Cermak-Chinatown: Music Venues Look to Change Neighborhood's Culture
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By Matthew Anderson and
The Red Line Project
Posted: Sunday, Dec.. 2, 2012
Chicago's South Side has long been known as a dangerous area of the city with a lot of violence and gang activity. But music venues in the Near South Side neighborhood are working to build an entertainment corridor and help curb the violence.
2012 will be remembered for a spike in the number of murders in Chicago, many coming in South Side neighborhoods. The Huffington Post reported that there have been more murders in Chicago than U.S. soldiers killed in Afghanistan. As of Aug. 16, there had been 228 murders in Chicago, compared to the 144 U.S. troops killed in Afghanistan. By Oct. 29 Chicago reached 435 murders with two months of the year remaining. The city had 435 murders in all of 2011.
But some see the area near the Cermak/Chinatown Red Line CTA stop as not just a dangerous neighborhood, but an ethnically and culturally diverse community. This area, known as the Near South Side, is growing as a neighborhood rich with music venues and other business opportunities.
The combination of musical venues such as The Shrine, Reggie’s Rock Club, and the Blues Heaven Foundation are contributing to what they hope will improve the area.
“As the location of the former Record Row, I know the city is trying to rebuild the area and make it more prominent,” said Alex Dixon, grandson of legendary musician Willie Dixon and employee of Willie Dixon’s Blues Heaven Foundation.
This area used to be famous because of its influence on Blues music nationwide. Now the Blues Heaven Foundation help a lot of local musicians to come together by hosting a summer concert series at their current location, the building formerly used for the Chess Records record label.
While the Blues Heaven Foundation is different from the more club like atmospheres of The Shrine and Reggie’s Rock Club, they are all working to improve this culturally and historically rich neighborhood.
With The Shrine and Reggies sharing similarities in their venue sizes and mentality, they have become popular fixtures within the Chicago music scene.
“Like Reggie’s, I feel like we’re kind of trailblazing in the community,” said Marcel Wilks, more commonly known as Mr. Greenweedz, a talent buyer and booking agent for The Shrine.
With a concentration on developing the African Diaspora experience, The Shrine has featured popular artists such as Talib Kweli and Mos Def.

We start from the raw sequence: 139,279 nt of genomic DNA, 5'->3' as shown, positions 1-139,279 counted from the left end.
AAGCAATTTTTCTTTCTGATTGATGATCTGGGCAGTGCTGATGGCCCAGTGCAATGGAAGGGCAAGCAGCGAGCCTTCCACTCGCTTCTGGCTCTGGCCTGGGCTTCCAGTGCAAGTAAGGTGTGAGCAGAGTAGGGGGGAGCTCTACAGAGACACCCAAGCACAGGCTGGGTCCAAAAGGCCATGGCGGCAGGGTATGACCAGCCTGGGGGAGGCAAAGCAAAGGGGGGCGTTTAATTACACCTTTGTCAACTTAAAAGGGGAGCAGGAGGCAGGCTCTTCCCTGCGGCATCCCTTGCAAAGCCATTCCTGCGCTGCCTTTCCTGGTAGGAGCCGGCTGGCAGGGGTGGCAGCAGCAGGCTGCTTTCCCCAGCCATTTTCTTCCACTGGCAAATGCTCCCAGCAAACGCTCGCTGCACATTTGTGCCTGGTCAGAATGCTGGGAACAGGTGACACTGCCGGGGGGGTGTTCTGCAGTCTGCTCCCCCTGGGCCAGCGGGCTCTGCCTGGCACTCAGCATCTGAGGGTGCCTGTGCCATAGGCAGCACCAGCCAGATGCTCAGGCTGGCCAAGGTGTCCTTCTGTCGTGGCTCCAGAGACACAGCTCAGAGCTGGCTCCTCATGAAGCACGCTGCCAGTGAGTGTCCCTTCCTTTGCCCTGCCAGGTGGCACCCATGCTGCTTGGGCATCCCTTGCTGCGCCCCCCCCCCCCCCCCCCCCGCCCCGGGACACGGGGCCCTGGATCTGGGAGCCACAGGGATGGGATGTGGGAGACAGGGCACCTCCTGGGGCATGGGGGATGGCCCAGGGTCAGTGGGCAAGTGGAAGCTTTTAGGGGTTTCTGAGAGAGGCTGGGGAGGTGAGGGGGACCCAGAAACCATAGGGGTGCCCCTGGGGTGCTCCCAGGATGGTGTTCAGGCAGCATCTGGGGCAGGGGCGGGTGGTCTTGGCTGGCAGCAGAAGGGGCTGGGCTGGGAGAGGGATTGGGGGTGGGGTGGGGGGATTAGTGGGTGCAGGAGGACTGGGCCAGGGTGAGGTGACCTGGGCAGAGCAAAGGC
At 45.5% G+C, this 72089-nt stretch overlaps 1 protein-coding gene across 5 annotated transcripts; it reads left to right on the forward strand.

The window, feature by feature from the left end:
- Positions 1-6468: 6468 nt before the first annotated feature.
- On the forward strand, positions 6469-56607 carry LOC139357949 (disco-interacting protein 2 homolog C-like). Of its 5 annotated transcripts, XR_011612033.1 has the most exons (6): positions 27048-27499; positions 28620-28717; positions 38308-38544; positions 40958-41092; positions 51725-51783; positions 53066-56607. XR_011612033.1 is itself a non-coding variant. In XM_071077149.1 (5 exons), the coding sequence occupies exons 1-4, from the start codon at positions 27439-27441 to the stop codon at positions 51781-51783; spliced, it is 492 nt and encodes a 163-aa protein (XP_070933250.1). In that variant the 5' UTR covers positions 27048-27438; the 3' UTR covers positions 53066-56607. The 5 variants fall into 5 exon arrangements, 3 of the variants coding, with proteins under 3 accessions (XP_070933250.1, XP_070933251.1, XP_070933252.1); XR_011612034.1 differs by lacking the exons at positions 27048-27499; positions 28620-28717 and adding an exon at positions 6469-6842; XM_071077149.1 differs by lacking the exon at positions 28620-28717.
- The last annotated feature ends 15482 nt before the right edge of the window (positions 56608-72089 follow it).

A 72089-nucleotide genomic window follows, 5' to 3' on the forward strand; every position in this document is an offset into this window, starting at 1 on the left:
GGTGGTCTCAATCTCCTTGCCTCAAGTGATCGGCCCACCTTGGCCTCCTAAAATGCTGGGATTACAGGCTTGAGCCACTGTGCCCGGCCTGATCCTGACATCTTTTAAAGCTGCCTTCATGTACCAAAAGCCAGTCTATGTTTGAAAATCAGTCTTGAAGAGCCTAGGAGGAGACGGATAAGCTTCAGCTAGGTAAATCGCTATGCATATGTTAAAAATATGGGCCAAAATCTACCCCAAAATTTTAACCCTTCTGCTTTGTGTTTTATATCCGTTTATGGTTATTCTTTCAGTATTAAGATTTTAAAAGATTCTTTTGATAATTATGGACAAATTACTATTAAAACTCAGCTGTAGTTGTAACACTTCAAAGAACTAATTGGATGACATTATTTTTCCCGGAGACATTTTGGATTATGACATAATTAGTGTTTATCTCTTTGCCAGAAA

“Every time you come here, we want you to feel like you just was a part of something,” Wilks said. “What’s cool about it is that I feel we bring a lot more culture to this neighborhood.”
Their focus on bringing people together through music could help the community. They will be partnering with a non-profit organization, Youth for Positive Change, which helps kids on Chicago's West Side.
“We throw a lot of themed and conceptual shows. For example, we have Def Squad coming,” said Wilks. “But were partnering with Youth for Positive Change which is a west side community based organization and what we’re trying to do is stop the violence.”
From the outside, The Shrine appears to be an understated building. Once inside, the true ambiance of the club is immediately noticed. The appearance may seem quiet, but their message is not.
Reggie’s Rock Club, located less than one-tenth of a mile west of The Shrine, does not focus on any particular type of music. Reggie’s features a bar, a club venue, rooftop venue and a record store.
They have everything from vinyl records of banjo-playing African American folk artists to live performances by hip-hop figures such as Mac Miller.
“It’s a combination of getting those larger acts so that people make the trek down here,” said Edgar Oprondek, a venue manager and promoter at Reggie’s Rock Club. “Once they make the trip once, they realize it’s not hard to get down here at all.”
Photo: The view of the Near South Side skyline from the rooftop at Reggie’s Rock Club on South State Street.
With Mayor Rahm Emanuel working to establish an Uptown entertainment district with The Green Mill, The Vic and a restored Uptown Theatre, the music venues in the Near South Side are working to restore their own piece of Chicago culture.
“Everyone knows what’s going on on the North Side, but we’re a beacon down here,” Oprondek said.
“It’s definitely coming into itself right now. It’s getting better and better and better … It’s awesome.”
Interactive map: Locations of music venues in the Near South Side.
Points include Reggie’s
Rock Club, The Shrine and Blues Heaven Foundation:
View Near South Side Music in a larger map